You’re driving up to pick up your middle schooler, when suddenly, it hits you–college. College is just around the corner. Thoughts of brochures, college visits, applications, memorabilia start flying through your head.
Should you be planning now? Should you wait a couple months?
AH! What are you going to do?
Anxious, you pick up your middle schooler, drive home, and open up your computer. You navigate over to Google, and type in, “When should my student start planning for college?”
And…hello. It’s nice to meet you. I’m glad you clicked on this article. Go ahead and take a nice, relaxing breath. I’m here to answer all your questions.
Start in Middle School!
Yes–I know it sounds early. But, believe it or not, this is the time to start planning.
Why? A couple reasons:
- You need to make sure your student has a really strong foundation in math and reading before they hit high school.
- GPA is a tricky beast–and it’s easiest to wrap your head around before it’s too late!
- You and your student have the time and space to learn about important standardized tests and make a plan to ace them.
- Top universities want students to be passionate, innovative, and involved–and right now, your middle schooler has time to become the ideal applicant!
- College funding can be a source of anxiety…but since your student isn’t a high-school senior, you can research scholarship sources and make a plan without racing against the clock.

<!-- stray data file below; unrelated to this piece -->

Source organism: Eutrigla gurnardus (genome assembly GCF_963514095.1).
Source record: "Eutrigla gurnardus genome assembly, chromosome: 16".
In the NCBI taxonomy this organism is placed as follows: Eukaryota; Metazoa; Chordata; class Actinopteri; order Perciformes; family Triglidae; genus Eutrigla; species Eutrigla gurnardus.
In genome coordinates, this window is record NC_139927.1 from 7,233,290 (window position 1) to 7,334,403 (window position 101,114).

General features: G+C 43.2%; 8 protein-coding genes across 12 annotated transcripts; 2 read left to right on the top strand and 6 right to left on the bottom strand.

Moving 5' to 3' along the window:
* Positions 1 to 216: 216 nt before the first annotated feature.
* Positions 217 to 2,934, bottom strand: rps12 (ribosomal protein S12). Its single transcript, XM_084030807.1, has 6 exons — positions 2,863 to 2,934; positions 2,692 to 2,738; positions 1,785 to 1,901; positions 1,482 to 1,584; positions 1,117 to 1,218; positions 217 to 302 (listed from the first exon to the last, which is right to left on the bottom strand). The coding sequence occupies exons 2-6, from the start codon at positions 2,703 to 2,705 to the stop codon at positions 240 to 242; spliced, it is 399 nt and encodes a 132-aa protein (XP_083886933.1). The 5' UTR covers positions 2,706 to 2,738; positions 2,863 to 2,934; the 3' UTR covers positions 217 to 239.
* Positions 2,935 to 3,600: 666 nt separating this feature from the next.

Basically, instead of being beaten down by low grades, unhappy test scores, and slammed-shut scholarship and college doors, you and your student can get ahead of the game, and come out on top.
Of course, this doesn’t mean you should start test prep or college tours right now. You’re just working with broad strokes, not the fine details.
Now, let me expand some of those broad strokes.
1. When will your middle schooler need a strong foundation in math and reading?
Middle school is where your kid is building their academic toolbox. Learning basic math skills, and getting reading comprehension under their belt.
By the end of 8th grade, as far as math goes, your student should be able to:
- Understand what ratios are, and use them to solve problems
- Divide fractions by fractions
- Find common factors and multiples
- Use their previous numerical knowledge with negative numbers, too
- Rock basic algebraic expressions and equations! (So for example, they could solve: 4x + 12 = 225)
- Graph and analyze the relationships between dependent (y) and independent (x) variables
- GEOMETRY! They should know about area, surface area, and volume, and use them to solve problems.